Hi Folks,

I am pleased to report that the AF National Cadre is gaining steam. We now have 27 members and should soon add a 28th. A new unofficial responsibility of the Cadre that looms large on the horizon is assistance in training state people. While the Cadre must use the Sine Method for measuring tree height, state people will likely continue using the Tangent Method for several years to come. The best we can do is to train them on how to avoid making large errors, and to understand the method at a deeper level. For NTS members who either are Cadre or are not, this is a tall order. This post is intended to aid in the training.

Baseline for Tangent Method

The first hurdle is to get tangent measurers to understand what constitutes the correct baseline for a tangent-based measurement, especially for the crown. Simply stated, the correct baseline for the tree top is the level line from the eye to the point that is vertically below the point being measured. What will come as the first shock is that the correct baseline has nothing to do with the trunk except in cases where the top is vertically above the point on the trunk that is level with the eye. In other words if a tape is stretched level from the eye to the trunk and the point where the tape touches the trunk is vertically beneath the top being measured, then the trunk does plays a convenient role in establishing the baseline. As we know, this works reasonably well for lots of conifers, especially plantation trees, but often fails for broad-crowned hardwoods, such as we often measure for championship status.

So, what is the disconnect? Clinometer users are taught (or assume) that the instrument was designed to measure tree height and that if they used it as instructed, they will get tree height. However, what the clinometer is actually designed to do is convert an angle in the vertical plane to the vertical leg of a right triangle based on an assumed horizontal distance. If the horizontal distance is a surveyor's chain length of 66 feet or a multiple thereof, all the measurer need do is read height off of a scale as if the baseline is 66 feet, or multiply by 2 if the baseline is 132 feet. If the assumed clinometer baseline is 100 feet, the clinometer scale reads the tree's height. No calculation needed for any distance. But all the clinometer scale is doing is returning the height leg of a right triangle for the angle measured as a expressed as a percentage of the baseline.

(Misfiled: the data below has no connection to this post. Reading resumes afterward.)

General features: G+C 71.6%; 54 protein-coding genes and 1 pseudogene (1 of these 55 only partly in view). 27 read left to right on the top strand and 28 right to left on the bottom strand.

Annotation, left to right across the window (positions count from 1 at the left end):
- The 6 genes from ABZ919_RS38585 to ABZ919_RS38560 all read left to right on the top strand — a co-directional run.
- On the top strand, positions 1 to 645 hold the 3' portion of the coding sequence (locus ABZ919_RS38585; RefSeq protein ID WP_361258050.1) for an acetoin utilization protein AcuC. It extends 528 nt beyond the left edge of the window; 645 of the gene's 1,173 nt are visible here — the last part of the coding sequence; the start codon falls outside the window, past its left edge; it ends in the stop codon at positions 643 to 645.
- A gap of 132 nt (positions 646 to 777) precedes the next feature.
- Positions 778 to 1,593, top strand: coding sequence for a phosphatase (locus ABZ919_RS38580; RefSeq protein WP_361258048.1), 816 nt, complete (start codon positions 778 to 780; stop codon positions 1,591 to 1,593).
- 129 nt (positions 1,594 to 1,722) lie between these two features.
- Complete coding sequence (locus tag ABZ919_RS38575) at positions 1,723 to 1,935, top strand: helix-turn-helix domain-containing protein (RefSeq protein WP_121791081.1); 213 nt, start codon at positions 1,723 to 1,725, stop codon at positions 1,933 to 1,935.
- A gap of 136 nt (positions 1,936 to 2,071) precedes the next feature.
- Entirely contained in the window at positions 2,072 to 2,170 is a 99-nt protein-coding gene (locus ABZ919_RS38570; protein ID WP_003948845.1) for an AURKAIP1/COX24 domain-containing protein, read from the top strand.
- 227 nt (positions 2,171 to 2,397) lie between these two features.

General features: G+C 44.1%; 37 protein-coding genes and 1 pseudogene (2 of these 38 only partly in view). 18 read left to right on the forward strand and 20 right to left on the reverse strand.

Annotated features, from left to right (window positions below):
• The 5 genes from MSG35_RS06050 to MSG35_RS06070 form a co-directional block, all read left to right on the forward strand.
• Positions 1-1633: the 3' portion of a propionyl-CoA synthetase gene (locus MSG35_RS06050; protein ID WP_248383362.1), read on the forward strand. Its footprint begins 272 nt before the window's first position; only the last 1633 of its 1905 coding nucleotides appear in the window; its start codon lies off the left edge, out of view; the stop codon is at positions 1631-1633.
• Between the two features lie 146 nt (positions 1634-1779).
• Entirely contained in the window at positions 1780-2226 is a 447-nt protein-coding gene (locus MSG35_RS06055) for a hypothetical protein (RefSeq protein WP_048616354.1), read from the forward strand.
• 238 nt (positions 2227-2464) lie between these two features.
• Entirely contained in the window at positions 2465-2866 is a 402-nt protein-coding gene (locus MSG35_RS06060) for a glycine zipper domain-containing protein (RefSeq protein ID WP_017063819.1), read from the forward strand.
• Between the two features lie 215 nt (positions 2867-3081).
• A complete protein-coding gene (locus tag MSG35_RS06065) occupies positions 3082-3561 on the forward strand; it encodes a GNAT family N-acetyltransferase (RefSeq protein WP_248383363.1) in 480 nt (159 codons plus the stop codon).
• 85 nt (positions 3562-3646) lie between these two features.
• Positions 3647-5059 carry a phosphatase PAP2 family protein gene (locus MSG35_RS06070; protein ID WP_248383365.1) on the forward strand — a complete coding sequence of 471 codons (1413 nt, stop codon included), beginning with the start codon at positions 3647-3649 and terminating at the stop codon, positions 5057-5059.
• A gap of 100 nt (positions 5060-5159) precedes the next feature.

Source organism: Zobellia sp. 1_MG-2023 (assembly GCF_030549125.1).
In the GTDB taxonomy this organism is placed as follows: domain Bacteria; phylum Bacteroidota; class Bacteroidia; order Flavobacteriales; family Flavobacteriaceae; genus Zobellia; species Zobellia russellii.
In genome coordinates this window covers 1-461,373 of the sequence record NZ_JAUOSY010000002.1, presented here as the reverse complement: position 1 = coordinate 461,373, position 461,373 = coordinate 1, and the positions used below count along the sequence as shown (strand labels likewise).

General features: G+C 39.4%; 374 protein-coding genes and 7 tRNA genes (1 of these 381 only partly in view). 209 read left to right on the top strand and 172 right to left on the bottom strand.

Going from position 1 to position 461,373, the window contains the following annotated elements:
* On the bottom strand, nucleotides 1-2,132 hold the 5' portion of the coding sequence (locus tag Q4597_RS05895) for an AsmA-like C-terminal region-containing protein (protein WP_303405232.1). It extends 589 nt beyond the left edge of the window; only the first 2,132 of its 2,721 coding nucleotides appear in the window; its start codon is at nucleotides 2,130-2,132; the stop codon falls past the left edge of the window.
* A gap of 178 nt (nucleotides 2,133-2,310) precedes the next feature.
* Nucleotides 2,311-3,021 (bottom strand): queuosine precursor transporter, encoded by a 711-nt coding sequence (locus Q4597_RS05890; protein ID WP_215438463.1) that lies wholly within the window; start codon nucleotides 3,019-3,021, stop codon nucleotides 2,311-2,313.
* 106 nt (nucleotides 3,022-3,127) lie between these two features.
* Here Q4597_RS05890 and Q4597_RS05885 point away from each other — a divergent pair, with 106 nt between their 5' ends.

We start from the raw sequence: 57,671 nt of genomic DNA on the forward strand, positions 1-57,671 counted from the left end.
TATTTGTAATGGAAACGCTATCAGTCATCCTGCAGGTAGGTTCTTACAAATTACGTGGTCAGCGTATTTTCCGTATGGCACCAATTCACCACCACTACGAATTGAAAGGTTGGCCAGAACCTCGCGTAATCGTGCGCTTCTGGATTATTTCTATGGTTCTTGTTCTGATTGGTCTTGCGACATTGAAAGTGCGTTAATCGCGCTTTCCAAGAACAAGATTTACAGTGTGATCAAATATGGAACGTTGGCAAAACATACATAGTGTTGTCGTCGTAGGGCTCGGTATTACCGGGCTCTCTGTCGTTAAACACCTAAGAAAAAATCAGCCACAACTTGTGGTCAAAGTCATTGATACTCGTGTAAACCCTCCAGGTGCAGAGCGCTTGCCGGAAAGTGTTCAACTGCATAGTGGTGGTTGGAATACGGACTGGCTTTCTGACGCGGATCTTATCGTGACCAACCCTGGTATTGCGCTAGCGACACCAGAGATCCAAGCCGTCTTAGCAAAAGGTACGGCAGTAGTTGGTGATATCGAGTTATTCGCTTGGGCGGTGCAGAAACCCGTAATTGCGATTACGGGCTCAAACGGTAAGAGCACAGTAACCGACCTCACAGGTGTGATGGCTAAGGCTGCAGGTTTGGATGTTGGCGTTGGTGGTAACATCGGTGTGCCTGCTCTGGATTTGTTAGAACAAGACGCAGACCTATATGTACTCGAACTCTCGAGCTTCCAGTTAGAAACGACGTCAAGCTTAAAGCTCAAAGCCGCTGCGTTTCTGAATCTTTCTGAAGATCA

The critical assumption is that a right triangle has been formed by the baseline, the line from the end of the baseline up to the top, and the line from the top back to the eye (hypotenuse). Either it does or it doesn't, but clinometer manufacturers don't tell measurers what to do if the tree being measured does not correspond to the one shown in their diagram, i.e. with the top positioned vertically over the base. Cadre trainers have to get these points across to trainees.

Methods for Establishing the Right Baseline

Once the trainee understands the requirement to establish the correct baseline, the trainer can cover cross-traingulation as one method of pinpointing the spot on the ground vertically under the top. A second method is to assume a position in which the level line of sight to the trunk is 90 degrees to the vertical plane containing the end of the baseline and the top. These methods are illustrated in the AF guidelines. However, the trainer should also alert the trainee to situations where either or both methods can't be used. For example, when one changes one's location, the visibility of a point in the crown may be lost.

Understanding the Impact of Distance and Angle Errors